The iPhone maker has no demand problems for its main products, but another danger lurks.
Apple (AAPL) has been one of the big surprises of the current quarterly earnings season so far.
The manufacturer of the iPhone and the iPad managed to thwart the most optimistic forecasts during the quarter ending on September 30.
Apple said earnings for the three months ending in September, the group’s fiscal fourth quarter, were pegged at $1.29, up 4% from the same period last year. Group revenues, Apple said, rose 2% from last year to an all-time high of $90.15 billion, just ahead of analysts’ estimates of $88.9 billion.
The company said on Oct. 27 that iPhone revenues rose 9.6% from last year to $42.62 billion. Sales in China, one of its biggest market, rose 6.25% to $15.47 billion. Net sales for the Mac were up 25% to $11.51 billion, while wearable, home and accessories sales, which include the Apple Watch, rose 9.8% to $9.65 billion.
These results were proof that Apple was not affected by the ongoing economic downturn. Investors had feared that, like the rest of the tech industry, the Cupertino giant would be hurt by a pullback in consumers’ purchases. Consumers are affected by inflation which is at its highest in 40 years.
This inflation that central banks are fighting in the West with aggressive interest rate hikes could plunge the economy into recession, economists and business leaders have already warned. As a result, there is concern that consumers will delay planned purchases of tech products.
For example, investors fear that consumers would put off their desire to change new iPhones for better days. In addition, Microsoft (MSFT) , Alphabet (GOOGL) , Amazon (AMZN) and Meta Platforms (META) , Apple’s rivals had previously signaled that the deterioration in the economy was impacting them.
But CEO Tim Cook suggested last week that Apple was playing in a league of its own.
“iPhone grew 10% in the Q4 timeframe to $42.6 billion,” Cook reminded analysts during the earnings’ call. “Customer demand was strong and better than we anticipated that it would be.”
There is nevertheless a problem, he then added: supply.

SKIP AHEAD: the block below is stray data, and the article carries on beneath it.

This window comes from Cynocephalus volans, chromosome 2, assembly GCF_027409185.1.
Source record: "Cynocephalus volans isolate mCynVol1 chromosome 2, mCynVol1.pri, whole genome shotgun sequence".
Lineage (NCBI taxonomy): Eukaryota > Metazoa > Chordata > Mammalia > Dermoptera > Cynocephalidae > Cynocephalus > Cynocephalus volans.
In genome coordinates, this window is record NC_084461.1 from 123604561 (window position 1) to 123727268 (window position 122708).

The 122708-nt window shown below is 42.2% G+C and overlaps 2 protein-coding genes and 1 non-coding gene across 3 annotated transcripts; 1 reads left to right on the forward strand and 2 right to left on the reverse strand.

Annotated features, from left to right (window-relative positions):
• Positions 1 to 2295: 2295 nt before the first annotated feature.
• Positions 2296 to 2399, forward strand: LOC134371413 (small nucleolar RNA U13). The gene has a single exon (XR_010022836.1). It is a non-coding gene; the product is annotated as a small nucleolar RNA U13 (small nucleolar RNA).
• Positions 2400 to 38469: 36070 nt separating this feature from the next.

“In terms of the new products, the 14 and the 14 Pro and Pro Max, it’s still very early. But since the beginning, we’ve been constrained on the 14 Pro and the 14 Pro Max and we continue to be constrained today,” the Chief Executive Officer said.
“And so we’re working very hard to fulfill the demand. It’s difficult to say what the mix will be until we can satisfy the demand because we’re not able to determine the accurate mix until then. But we’re working very hard to do that.”
The Apple Watch has the same supply problem, Cook added.
“The Ultra is — was supply constrained and continues to be supply constrained during this quarter thus far. And so we’re working hard to satisfy the demand bearing, get those products to customers,” Cook said.
It seems that it will be more complicated than expected to meet demand since cases of covid-19 have just been detected in a Foxconn factory in China. Foxconn is one of Apple’s largest suppliers. China has a zero-covid policy that disrupts supply chains.
For the moment Foxconn has not yet said how many cases of covid-19 have been detected within the factory. The company has 200,000 employees at its Zhengzhou complex.
Last week, nearly 200 cases of covid were reported in Zhengzhou, capital of Henan province, which has a population of more than 10 million.
A partial lockdown has been decided, according to Reuters.
Foxconn said Sunday that it would not prevent the employees from leaving. It told media that it was maintaining “normal production” as the company ramps up iPhone 14 production rates.
“The government agreed to resume dine-in-meals to improve the convenience and satisfaction of employees’ lives,” Foxconn said .
And for those who want to go home, Foxconn “is cooperating with the government to organize personnel and vehicles to provide a point-to-point orderly return service for employees from today.”
It is difficult to know what the impact of this new outbreak will be. But according to Reuters, citing unnamed sources, the factory’s production of iPhones could fall by 30%.
Neither Apple nor Foxconn immediately responded to a request for comment.
China’s zero covid-19 policy pushes authorities to issue lockdowns as soon as cases are reported in a city or region. This disrupts the functioning of factories where companies are forced to be creative, with the green light from the authorities, to avoid devastating production stoppages.